Increases possibility of nuclear conflict by building new nuclear weapons, lowering threshold for use
Washington (February 2, 2018) – Senator Edward J. Markey (D-Mass.), Ranking Member of the Senate Foreign Relations Committee and Congressional leader on nuclear disarmament and nonproliferation issues, released the following statement today on the Trump administration’s finalized Nuclear Posture Review (NPR). The NPR is the Trump administration’s comprehensive review of U.S. nuclear weapons policies.
“In the Trump administration, NPR stands for Nuclear Proliferation Roadmap” said Senator Markey. “Trump’s policies needlessly expand America’s nuclear warfighting capabilities by developing new ‘low yield’ nuclear weapons and re-introducing Cold War era nuclear weapons systems. This isn’t deterrence – it’s an invitation for America’s adversaries to expand and diversify their nuclear arsenals too. These policies also would divert resources away from maintaining America’s conventional military superiority, especially after years of uncertainty from running our Defense Department on short-term budget agreements. And expanding the scenarios under which America might use its nuclear weapons only causes ambiguity for both adversaries and allies, creating the very fog of war that can lead to miscalculation and disaster. We must reject the picture the Trump NPR paints of a dangerous world that requires America to threaten a nuclear response to conventional scenarios.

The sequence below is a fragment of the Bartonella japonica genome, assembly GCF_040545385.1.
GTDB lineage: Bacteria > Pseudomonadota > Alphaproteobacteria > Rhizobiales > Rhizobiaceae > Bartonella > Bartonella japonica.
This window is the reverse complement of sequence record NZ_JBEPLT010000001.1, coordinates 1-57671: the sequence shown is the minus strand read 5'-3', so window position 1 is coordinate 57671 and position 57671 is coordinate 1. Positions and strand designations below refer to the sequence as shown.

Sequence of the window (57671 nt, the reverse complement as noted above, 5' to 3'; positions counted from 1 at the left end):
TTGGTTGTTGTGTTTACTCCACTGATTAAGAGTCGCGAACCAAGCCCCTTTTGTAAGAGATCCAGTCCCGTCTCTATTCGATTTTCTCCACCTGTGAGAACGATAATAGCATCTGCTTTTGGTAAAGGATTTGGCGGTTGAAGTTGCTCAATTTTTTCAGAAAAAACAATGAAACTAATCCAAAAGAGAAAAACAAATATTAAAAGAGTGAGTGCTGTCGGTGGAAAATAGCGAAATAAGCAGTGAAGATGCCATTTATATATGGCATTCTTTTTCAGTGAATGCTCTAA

“We cannot preach nuclear temperance from a barstool,” continued Senator Markey. “But President Trump’s NPR sidelines these responsibilities and pays scant attention to the very real threats posed by nuclear proliferation and terrorism. Instead of leading global efforts to reintroduce nuclear weapons into warfighting, America should, as it has done for decades, continue to lead global efforts to reduce and eventually eliminate nuclear weapons in their entirety.”
Earlier this week, Senators Edward J. Markey (D-Mass.), Dianne Feinstein (D-Calif.), Jeff Merkley (D-Ore.), and Elizabeth Warren (D-Mass.) led a dozen of their Senate colleagues in calling on President Trump to reconsider the policies outlined in the leaked draft of the NPR. The Senators also expressed concern that the new weapons and missions would require additional funding beyond the $1.7 trillion the Congressional Budget Office estimates it would cost just to modernize existing U.S. nuclear forces.